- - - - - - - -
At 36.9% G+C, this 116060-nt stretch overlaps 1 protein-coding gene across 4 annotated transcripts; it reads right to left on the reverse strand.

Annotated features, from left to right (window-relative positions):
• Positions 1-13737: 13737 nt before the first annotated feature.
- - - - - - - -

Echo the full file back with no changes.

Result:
At 36.9% G+C, this 116060-nt stretch overlaps 1 protein-coding gene across 4 annotated transcripts; it reads right to left on the reverse strand.

Annotated features, from left to right (window-relative positions):
• Positions 1-13737: 13737 nt before the first annotated feature.